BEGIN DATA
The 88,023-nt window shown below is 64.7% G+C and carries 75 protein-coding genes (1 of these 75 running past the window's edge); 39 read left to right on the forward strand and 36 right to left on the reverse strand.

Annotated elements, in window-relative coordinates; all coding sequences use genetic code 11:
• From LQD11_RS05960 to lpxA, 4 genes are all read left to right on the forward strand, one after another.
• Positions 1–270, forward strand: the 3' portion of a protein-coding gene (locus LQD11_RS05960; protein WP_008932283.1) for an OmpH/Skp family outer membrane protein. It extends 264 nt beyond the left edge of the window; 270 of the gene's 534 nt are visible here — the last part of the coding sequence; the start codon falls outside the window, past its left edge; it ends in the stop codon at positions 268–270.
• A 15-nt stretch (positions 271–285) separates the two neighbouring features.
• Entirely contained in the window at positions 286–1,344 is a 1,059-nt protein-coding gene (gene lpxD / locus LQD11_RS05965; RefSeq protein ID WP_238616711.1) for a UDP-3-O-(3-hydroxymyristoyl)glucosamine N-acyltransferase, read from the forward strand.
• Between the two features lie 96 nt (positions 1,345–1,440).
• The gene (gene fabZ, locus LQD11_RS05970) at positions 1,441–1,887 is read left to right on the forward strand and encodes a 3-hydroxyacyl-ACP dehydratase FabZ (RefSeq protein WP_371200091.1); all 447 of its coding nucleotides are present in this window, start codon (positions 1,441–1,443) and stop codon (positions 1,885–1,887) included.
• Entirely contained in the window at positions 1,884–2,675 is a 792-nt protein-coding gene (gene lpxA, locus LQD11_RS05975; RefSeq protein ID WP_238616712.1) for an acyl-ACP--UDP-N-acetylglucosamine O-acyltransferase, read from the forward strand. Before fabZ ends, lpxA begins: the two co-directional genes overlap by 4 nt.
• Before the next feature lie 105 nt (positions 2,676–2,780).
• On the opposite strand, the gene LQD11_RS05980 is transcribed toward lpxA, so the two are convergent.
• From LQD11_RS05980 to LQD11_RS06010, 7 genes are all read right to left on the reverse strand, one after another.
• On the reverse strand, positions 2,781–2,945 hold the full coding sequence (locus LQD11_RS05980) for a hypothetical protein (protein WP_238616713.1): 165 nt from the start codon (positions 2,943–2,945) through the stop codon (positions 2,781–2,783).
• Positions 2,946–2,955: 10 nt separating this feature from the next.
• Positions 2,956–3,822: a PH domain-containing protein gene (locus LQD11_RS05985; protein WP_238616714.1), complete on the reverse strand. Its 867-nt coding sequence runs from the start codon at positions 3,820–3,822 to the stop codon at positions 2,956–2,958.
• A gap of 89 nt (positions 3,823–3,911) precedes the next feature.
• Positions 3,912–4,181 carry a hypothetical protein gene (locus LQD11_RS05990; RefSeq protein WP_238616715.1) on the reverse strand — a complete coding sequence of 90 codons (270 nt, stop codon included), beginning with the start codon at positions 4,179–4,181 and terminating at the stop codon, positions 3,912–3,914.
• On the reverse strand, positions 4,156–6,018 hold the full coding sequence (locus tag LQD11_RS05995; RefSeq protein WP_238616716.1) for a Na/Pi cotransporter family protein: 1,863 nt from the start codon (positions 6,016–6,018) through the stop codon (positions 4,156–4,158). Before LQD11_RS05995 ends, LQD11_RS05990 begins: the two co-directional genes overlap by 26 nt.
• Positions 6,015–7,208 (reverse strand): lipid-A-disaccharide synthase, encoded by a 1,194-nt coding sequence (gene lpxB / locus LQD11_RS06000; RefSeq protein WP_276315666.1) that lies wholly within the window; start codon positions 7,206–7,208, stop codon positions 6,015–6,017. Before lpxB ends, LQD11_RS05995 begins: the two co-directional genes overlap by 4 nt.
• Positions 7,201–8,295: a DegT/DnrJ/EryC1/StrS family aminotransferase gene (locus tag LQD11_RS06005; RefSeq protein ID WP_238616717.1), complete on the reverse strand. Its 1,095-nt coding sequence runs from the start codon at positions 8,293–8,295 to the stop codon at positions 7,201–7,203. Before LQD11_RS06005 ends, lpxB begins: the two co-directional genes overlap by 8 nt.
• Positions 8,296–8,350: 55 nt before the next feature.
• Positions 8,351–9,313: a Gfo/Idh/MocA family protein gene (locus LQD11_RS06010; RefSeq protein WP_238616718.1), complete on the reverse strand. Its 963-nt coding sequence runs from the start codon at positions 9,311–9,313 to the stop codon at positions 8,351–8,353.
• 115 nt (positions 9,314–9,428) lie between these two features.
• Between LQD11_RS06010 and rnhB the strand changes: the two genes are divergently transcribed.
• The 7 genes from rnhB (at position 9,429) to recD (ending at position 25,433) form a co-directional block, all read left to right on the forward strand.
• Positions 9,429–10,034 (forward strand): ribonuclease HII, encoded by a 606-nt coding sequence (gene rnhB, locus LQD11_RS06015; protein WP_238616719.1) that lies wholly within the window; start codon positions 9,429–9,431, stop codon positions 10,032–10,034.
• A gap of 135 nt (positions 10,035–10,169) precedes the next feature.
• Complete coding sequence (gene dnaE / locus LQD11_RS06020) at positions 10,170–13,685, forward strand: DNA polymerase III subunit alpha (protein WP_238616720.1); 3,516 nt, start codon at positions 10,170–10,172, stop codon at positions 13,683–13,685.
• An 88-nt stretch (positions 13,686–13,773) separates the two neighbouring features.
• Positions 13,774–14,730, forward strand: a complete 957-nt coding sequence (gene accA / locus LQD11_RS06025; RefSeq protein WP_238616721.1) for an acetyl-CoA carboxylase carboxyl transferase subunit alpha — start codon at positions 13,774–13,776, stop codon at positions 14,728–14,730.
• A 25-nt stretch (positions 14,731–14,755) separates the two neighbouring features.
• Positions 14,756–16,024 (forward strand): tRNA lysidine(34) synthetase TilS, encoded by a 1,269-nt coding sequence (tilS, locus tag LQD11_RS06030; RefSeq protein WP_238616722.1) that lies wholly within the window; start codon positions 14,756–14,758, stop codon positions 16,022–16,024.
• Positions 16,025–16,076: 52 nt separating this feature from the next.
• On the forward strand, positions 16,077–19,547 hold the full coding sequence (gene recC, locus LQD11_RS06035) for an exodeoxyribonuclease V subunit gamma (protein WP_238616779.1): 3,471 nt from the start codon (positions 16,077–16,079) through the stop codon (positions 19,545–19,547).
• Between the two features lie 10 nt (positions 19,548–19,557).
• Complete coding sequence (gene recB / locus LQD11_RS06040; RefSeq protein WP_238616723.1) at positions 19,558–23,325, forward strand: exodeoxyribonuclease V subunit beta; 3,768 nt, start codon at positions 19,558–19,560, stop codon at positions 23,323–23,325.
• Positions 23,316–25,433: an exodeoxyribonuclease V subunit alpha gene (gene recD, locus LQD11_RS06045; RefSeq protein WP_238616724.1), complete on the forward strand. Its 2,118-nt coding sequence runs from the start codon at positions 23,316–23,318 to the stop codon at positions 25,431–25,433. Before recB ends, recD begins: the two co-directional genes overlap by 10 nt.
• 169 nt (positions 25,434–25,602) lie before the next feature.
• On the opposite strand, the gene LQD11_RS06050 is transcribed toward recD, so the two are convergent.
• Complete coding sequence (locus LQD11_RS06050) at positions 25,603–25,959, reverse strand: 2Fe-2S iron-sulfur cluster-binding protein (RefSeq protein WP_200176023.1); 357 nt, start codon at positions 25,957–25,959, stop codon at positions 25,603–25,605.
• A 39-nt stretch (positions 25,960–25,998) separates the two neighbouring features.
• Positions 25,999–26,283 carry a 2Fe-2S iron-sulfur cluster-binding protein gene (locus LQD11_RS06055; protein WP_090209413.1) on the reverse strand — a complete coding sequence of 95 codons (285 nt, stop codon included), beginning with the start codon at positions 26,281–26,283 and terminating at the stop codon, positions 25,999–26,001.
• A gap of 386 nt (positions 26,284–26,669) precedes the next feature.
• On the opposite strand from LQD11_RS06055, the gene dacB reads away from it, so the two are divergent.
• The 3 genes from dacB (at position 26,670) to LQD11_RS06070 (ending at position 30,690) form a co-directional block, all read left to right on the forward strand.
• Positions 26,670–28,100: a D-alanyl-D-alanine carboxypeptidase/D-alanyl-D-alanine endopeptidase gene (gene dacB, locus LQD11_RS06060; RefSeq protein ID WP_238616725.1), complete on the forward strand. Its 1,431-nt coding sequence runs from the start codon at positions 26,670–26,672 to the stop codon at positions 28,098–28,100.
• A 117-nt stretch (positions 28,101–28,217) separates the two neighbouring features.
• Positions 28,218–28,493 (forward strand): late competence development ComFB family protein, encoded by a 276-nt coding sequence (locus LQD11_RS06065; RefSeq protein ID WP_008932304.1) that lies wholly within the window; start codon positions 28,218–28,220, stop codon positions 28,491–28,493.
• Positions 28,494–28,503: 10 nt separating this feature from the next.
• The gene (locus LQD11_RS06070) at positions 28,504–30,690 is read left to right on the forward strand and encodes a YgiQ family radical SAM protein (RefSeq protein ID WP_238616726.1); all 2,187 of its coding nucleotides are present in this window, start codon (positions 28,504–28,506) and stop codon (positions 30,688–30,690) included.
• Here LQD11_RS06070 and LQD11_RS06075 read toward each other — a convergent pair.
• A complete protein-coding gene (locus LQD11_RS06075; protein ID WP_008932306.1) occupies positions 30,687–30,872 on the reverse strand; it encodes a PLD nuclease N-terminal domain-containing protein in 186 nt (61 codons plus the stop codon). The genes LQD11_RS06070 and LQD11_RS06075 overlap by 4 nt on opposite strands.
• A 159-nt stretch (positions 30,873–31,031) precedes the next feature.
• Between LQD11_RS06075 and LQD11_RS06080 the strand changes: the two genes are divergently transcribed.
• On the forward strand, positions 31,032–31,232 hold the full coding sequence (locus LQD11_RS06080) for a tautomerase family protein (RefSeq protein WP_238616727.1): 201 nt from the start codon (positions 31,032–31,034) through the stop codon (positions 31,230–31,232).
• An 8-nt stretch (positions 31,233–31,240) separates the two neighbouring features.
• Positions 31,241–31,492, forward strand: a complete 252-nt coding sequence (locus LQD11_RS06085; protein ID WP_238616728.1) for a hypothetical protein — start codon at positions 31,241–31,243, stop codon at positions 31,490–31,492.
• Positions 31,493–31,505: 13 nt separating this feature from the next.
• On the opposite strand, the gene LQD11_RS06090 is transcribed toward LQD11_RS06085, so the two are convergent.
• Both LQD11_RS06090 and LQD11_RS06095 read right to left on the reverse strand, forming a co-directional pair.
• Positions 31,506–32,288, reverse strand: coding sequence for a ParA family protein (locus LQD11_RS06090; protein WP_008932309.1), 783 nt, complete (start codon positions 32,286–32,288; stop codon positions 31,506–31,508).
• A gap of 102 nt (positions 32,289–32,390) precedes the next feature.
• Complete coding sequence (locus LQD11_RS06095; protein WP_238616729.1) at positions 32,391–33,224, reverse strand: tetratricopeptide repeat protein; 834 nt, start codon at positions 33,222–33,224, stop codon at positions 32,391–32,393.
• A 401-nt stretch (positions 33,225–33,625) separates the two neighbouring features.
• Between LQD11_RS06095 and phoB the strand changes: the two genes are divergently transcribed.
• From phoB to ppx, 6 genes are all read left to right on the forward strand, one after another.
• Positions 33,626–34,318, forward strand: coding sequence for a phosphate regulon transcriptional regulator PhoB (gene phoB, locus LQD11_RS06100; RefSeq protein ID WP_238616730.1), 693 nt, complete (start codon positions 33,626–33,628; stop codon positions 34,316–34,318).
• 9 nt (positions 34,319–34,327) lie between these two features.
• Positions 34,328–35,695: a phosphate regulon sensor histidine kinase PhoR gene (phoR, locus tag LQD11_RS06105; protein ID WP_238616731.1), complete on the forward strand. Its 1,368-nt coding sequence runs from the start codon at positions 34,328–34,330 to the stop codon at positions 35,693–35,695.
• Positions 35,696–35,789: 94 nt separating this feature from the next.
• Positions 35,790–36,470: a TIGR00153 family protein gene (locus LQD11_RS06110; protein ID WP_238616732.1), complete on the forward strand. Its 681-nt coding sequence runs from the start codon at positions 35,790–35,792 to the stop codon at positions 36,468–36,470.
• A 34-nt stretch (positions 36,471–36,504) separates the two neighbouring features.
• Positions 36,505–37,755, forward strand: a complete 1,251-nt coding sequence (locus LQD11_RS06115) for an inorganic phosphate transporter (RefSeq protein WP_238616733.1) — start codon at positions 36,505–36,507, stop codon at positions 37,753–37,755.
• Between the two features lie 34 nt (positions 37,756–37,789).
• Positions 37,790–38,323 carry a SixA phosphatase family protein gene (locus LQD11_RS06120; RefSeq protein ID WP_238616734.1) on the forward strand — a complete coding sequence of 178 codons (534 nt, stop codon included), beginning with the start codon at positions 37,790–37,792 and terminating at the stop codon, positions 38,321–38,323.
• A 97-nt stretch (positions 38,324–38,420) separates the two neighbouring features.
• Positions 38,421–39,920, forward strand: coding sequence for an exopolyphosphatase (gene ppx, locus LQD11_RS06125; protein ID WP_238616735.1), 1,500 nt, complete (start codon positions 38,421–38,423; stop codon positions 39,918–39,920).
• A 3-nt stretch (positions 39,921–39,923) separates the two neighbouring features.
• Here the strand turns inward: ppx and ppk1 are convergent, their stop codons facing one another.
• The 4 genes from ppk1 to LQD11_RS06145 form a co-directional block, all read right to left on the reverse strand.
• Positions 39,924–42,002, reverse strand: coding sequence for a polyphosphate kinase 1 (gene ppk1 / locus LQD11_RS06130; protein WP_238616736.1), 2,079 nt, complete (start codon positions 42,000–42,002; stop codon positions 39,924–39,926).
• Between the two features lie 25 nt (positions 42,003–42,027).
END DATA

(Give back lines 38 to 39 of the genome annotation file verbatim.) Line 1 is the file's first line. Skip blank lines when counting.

• 169 nt (positions 25,434–25,602) lie before the next feature.
• On the opposite strand, the gene LQD11_RS06050 is transcribed toward recD, so the two are convergent.